Good Things Happen to Those Who Hustle—Until Burnout Sets In

Our generation is one that has predicated itself as a walking anomaly. Side hustles and personal passion projects are the norm, but so is the leave-it-all-behind-to-travel lifestyle. We’ve redefined what it means to have a normal job, ditching the 9 to 5 mentality and have taken positions for roles that didn’t exist a decade ago (like social media managers). But as innovative and adaptable as we can be, we’ve also created that dreaded thing called burnout. Sure, it’s always been around to some degree, hence the never-ending conversation on how working mothers really make it work, but it seems that there is never going to be an end in the search for the coveted work-life balance. So, in a world where overstimulation is unavoidable, information is vomited at you in every direction and social media pressures you to have it all”at least on-screen”where does it end?

I’m no stranger to having multiple projects on the go. For as long as I’ve been in the working world (a lot of years), I’ve had at least two or three things on the go, whether it’s been school and work, work and volunteer and extracurriculars, school and work and more work or just a lot of work, the side hustle has never eluded me. It affects me in both good and bad ways, and though it took me a while to figure out how to deal with it, I wouldn’t trade it for the world (borderline burnout included).

It’s a funny thing when you realize you fill most of your days with work (and I mean full days, not just the requisite eight hours). On the one hand, you’re (hopefully) doing what you love and are on the right trajectory for your career, plus making money and building a nest for yourself, whatever that may look like for you. On the other hand, what about living the rest of your actual life? When is it time to slow down and stop? I’ve had numerous conversations with numerous people on this topic and everyone has a different answer, but the common underlying thread is that it’s time to stop when your body and mind basically shut down. So, we, as an entire generation are waiting for burnout to set in instead of doing something to prevent it? That’s pretty messed.

A few weeks back I wrote about how being a grownup is giving me FOMO, but it goes so much further than that. While I’m working away hammering at my keyboard day after day and night after night (and don’t get me wrong”I do actually love what I do and where I know it will eventually take me), I can’t help but wonder if I’m missing out on some key part in my twenties. I see my friends and family pretty regularly (though these days it’s a lot of inviting people over for pasta), but am I missing out on the other experiences I’m supposed to be having, like traveling the world before other responsibilities set in? Or am I supposed to just keep plugging away until I inevitably snap, sell everything and quit my job(s) and move to Thailand? While Thailand is definitely on my bucket list, right now, I’d rather be hammering away at my keyboard.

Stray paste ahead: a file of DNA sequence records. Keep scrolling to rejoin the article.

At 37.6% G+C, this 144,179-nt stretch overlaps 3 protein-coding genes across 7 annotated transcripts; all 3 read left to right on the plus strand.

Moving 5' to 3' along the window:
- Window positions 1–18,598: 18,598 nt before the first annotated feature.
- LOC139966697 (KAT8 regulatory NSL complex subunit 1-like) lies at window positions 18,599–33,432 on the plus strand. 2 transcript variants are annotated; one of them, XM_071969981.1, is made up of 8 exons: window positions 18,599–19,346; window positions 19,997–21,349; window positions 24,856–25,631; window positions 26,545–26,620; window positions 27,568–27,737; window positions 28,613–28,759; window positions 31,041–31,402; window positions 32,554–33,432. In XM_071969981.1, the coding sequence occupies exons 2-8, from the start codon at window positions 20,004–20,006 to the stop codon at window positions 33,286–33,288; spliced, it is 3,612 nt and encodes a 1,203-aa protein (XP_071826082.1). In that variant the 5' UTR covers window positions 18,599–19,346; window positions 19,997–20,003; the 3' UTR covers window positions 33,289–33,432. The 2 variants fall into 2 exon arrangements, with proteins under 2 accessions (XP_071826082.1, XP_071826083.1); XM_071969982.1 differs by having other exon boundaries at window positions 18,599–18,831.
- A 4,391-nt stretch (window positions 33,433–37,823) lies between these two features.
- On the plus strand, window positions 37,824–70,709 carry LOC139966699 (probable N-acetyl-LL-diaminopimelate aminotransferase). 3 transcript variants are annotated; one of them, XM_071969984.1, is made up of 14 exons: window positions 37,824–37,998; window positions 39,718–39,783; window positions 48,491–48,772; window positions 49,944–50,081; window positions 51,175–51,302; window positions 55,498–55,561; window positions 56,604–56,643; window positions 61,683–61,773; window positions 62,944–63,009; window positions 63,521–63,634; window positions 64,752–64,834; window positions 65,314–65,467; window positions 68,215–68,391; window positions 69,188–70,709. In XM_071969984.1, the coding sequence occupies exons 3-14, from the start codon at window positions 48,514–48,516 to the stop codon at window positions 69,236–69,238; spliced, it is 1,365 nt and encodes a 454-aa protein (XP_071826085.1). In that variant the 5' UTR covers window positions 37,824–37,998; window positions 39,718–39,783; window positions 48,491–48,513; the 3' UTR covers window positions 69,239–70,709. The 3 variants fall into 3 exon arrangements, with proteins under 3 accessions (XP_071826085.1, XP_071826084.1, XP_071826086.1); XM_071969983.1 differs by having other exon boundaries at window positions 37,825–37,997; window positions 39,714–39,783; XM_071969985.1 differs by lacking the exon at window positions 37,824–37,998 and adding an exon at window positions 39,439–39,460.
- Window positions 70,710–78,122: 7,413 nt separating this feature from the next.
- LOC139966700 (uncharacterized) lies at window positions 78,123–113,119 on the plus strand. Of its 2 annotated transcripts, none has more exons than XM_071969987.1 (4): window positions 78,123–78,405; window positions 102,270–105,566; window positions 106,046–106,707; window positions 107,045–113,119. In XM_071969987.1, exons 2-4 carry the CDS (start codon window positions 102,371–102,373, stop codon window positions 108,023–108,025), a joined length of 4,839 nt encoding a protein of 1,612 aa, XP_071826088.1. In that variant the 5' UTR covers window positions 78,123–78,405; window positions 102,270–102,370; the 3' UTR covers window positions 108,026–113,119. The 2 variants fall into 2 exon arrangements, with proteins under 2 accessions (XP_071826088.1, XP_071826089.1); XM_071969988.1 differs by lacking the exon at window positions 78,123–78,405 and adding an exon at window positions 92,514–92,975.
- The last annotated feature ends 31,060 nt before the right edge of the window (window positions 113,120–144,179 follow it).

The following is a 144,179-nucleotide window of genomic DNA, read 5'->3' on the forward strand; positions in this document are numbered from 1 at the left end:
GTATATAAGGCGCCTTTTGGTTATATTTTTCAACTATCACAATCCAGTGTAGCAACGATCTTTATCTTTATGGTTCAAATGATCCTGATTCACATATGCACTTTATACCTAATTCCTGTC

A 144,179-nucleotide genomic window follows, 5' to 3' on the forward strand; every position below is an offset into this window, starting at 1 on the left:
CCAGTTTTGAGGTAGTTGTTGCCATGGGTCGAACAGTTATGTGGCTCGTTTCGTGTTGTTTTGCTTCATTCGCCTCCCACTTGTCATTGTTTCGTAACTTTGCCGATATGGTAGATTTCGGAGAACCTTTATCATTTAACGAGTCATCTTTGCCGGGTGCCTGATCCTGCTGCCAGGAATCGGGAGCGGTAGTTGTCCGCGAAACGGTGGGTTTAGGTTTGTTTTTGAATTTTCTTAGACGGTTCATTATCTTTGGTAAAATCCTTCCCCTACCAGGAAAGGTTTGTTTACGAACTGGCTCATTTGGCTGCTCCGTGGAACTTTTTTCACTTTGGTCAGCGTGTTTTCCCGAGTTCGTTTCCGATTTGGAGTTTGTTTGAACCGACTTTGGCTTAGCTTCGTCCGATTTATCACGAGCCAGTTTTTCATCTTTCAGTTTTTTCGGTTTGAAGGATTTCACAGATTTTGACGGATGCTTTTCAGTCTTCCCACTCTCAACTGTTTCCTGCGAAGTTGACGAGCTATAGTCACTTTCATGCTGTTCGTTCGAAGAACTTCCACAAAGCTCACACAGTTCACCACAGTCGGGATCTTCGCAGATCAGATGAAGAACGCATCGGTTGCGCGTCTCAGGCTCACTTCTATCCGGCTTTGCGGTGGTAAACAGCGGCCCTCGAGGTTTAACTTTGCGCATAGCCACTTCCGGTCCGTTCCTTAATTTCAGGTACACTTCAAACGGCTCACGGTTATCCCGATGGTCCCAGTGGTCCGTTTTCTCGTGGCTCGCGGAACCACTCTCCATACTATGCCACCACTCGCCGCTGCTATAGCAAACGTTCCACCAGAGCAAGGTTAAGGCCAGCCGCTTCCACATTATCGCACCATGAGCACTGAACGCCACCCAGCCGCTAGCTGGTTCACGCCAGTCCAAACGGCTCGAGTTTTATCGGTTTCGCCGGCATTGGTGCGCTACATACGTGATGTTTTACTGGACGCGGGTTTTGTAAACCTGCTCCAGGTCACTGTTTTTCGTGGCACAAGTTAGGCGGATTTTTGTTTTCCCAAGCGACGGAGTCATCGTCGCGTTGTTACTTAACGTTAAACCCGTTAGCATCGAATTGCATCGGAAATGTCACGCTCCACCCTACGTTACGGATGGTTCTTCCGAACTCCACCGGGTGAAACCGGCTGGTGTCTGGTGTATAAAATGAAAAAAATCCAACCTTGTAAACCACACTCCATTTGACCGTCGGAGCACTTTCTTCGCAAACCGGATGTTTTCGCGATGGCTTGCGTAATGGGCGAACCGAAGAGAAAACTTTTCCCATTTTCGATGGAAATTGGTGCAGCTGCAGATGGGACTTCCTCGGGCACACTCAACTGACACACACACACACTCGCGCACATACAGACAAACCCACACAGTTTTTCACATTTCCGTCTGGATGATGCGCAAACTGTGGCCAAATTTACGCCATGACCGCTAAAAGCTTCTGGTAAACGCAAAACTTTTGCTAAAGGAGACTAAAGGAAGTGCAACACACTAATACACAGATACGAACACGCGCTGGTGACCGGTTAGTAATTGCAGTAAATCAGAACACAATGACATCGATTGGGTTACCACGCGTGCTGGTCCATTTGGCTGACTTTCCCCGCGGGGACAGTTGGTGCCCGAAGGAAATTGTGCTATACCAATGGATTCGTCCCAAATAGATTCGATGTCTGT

Not to sound all idealistic and everything, but I think burnout is something that can easily be avoided”before you have your office freak out that will go viral, but it begins with doing something you actually like”better yet, love”doing. I know that’s easier said than done (we’ve all had the shitty stepping-stone jobs), but it doesn’t just mean what you do for your income and what you do for eight hours a day”it also means what you’re doing when you get home. When I imagine my life five years from now, the thought of not working this much terrifies me. Not just the financial aspects (not having money scares the shit out of me), but not having that drive to be constantly creating and working on projects that fulfill me. While I know I’ll be fulfilled in other aspects (like, maybe, having children”though right now that terrifies me more than money), I like working and I like working as much as I do. Will I give that up? God, I hope not.

As for work-life balance? It’s a fucking lie. There is nothing balanced about my life in the traditional sense of work-life balance. Eventually, yes, everything balances out, but it’s an ongoing struggle, and just like most of the best things in life, there are ebbs and flows, peaks and valleys. I’m a perpetual pathological procrastinator who is trying very, very hard to lead a healthy lifestyle, but it’s not always doable. Sometimes you’re not going to get up and workout in the morning because you were up late working. Sometimes you’re not going to make it to yoga and sometimes, when it’s been a really busy, all-around shitty month, you’re going to eat like crap and put on a few extra pounds and feel dehydrated because of all the coffee you drank (even though coffee has water in it, so why). But, I’m going to tell you one thing: It’s okay. Because next month, you’ll probably take it a little easier on yourself, cut yourself some slack, take an extra night or two to just Netflix and chill with a bottle of wine and then once you’ve decompressed, you’ll be even more motivated to get back to it. That’s the balance.

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